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Formulating a major league baseball lineup is 'not rocket science,' but there is an art to it

Managers such as Angels' Mike Scioscia and Dodgers' Don Mattingly have different approaches, and each of the two leagues dictates different priorities, but the goal is the same: maximizing productivity.

May 23, 2011|By Gary Klein

Lasorda, who guided the Dodgers to World Series victories in 1981 and 1988, cautioned against describing the No. 6 hitter as simply a bridge to the bottom of the lineup.

"You call him the second cleanup hitter," he said.

Bottoms up

The last third of the order is not necessarily where managers hide their lineup's weaknesses. But the No. 7 batter is more and more often someone like Crawford, who was struggling to regain his All-Star form in April and batted eighth Sunday against the Chicago Cubs.

The difference between the National and American leagues is most apparent in the Nos. 8 and 9 spots.

St. Louis Cardinals Manager Tony LaRussa has experimented by occasionally batting the pitcher eighth. But most National League managers still hit the pitcher last, making the No. 8 spot a place for experienced, unselfish hitters willing to do whatever it takes to get on base and prevent the pitcher from leading off an inning.

Bochy said Philadelphia Phillies catcher Carlos Ruiz excelled at the role.

"He has a good understanding of how he's going to get pitched but has discipline and patience," Bochy said. "Some hitters don't like it, because in their mind they're not going to get pitched to, they're going to get pitched around and they're not going to get anything to hit."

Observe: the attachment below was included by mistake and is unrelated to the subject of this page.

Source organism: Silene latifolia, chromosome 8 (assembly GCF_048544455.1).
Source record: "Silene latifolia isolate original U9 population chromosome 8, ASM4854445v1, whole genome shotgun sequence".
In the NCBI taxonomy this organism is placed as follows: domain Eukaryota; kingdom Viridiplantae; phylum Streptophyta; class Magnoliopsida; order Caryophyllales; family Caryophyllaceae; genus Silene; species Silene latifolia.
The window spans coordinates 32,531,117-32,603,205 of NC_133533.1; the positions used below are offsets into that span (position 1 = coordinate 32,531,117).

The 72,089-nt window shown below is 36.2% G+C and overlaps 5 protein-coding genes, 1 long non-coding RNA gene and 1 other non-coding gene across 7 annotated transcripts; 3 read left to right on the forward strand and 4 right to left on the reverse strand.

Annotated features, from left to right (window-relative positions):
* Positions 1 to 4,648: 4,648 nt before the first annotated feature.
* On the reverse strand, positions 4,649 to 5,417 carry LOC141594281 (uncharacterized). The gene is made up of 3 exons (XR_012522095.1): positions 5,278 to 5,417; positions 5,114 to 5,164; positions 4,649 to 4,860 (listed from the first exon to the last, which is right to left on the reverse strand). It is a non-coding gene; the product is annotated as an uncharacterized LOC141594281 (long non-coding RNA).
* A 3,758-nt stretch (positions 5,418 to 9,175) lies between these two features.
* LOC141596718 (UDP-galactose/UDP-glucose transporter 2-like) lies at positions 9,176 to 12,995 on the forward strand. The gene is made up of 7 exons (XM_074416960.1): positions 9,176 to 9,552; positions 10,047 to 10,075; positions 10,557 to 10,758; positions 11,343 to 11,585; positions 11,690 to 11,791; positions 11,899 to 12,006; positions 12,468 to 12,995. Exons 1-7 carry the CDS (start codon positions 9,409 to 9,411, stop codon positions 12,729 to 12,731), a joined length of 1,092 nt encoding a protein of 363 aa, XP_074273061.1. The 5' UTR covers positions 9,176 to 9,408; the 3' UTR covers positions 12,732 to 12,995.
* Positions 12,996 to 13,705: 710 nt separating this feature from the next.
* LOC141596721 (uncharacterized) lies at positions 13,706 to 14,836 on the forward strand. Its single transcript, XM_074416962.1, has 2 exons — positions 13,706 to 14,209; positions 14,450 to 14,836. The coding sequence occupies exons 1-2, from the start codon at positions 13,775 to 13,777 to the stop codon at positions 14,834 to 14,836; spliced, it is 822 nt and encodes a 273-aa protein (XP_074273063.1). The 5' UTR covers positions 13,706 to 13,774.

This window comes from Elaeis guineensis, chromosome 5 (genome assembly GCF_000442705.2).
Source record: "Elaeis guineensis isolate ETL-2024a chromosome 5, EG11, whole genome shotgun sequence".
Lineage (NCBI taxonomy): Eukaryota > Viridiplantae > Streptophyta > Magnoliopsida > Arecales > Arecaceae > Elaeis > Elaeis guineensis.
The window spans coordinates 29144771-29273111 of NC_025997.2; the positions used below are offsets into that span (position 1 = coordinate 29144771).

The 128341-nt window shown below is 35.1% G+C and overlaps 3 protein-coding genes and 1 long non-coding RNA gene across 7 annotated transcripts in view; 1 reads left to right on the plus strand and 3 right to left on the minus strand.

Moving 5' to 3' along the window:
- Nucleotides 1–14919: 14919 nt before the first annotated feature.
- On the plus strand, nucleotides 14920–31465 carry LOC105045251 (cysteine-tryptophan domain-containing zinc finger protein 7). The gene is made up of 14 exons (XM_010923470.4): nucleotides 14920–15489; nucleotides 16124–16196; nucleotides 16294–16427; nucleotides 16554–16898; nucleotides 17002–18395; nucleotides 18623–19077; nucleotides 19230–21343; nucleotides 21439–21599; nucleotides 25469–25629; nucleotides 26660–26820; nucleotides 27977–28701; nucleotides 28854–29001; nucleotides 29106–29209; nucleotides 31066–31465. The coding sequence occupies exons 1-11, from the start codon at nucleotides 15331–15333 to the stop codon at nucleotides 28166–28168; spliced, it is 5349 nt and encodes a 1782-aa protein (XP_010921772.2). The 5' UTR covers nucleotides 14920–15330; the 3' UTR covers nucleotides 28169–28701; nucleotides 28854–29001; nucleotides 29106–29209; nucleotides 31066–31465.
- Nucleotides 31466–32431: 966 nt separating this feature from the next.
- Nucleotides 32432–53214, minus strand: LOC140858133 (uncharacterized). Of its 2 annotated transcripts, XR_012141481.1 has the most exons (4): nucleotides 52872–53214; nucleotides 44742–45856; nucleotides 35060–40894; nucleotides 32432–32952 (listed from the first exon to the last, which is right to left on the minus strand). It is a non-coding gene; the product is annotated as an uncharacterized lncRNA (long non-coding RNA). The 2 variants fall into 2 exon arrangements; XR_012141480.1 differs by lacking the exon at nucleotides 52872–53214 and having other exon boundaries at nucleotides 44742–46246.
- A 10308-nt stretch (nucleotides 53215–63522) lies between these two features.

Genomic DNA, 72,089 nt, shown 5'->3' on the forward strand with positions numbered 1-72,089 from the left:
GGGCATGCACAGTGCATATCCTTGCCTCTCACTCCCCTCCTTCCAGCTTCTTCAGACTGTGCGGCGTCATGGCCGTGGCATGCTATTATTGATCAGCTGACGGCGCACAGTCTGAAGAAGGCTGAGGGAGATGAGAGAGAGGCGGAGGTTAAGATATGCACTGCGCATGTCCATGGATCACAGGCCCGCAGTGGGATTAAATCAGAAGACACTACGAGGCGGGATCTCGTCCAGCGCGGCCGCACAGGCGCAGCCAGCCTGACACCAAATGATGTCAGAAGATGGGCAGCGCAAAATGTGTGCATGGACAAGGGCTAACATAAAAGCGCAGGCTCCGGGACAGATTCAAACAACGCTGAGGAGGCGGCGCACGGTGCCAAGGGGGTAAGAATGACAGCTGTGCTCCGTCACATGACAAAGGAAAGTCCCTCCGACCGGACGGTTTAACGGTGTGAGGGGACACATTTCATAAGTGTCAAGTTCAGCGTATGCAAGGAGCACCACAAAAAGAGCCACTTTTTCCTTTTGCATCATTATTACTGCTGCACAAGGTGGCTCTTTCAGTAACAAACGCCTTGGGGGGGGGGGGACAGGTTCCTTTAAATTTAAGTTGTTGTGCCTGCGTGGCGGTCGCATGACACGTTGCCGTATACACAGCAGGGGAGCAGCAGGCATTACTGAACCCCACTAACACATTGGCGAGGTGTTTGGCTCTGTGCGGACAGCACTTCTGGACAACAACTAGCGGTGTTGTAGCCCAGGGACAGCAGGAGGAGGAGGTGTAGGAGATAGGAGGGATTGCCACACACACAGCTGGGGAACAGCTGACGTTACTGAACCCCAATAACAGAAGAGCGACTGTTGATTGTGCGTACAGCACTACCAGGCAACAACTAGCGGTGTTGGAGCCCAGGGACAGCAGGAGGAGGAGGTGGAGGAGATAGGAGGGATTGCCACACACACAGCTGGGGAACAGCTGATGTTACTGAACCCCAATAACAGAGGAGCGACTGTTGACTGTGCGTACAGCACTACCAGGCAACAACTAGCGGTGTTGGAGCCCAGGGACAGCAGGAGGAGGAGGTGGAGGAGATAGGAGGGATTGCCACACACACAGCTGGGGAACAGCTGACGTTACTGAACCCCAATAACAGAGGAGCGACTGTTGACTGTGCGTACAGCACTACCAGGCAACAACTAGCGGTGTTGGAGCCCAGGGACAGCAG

The No. 9 spot in the National League, of course, is often the trigger for pitching changes, double switches and other strategic moves. In the American League, the Nos. 8 and 9 batters can be table-setters, leadoff types who provide run-producing opportunities for the top of the lineup.

Other factors also enter into managers' thinking, including recent and past performance, injuries and matchups. Spreading left-handers throughout the lineup, for example, can reduce an opposing manager's ability to make matchup-specific pitching moves.

Scioscia said he begins thinking about the lineup almost as soon as the previous night's game ends. The walk from the dugout to the clubhouse is prime time for formulating the start of a plan.

"It's just a lot of some common sense that goes into it," Scioscia said. "Knowing your offensive personnel and understanding what they can do."

gary.klein@latimes.com

twitter.com/latimesklein

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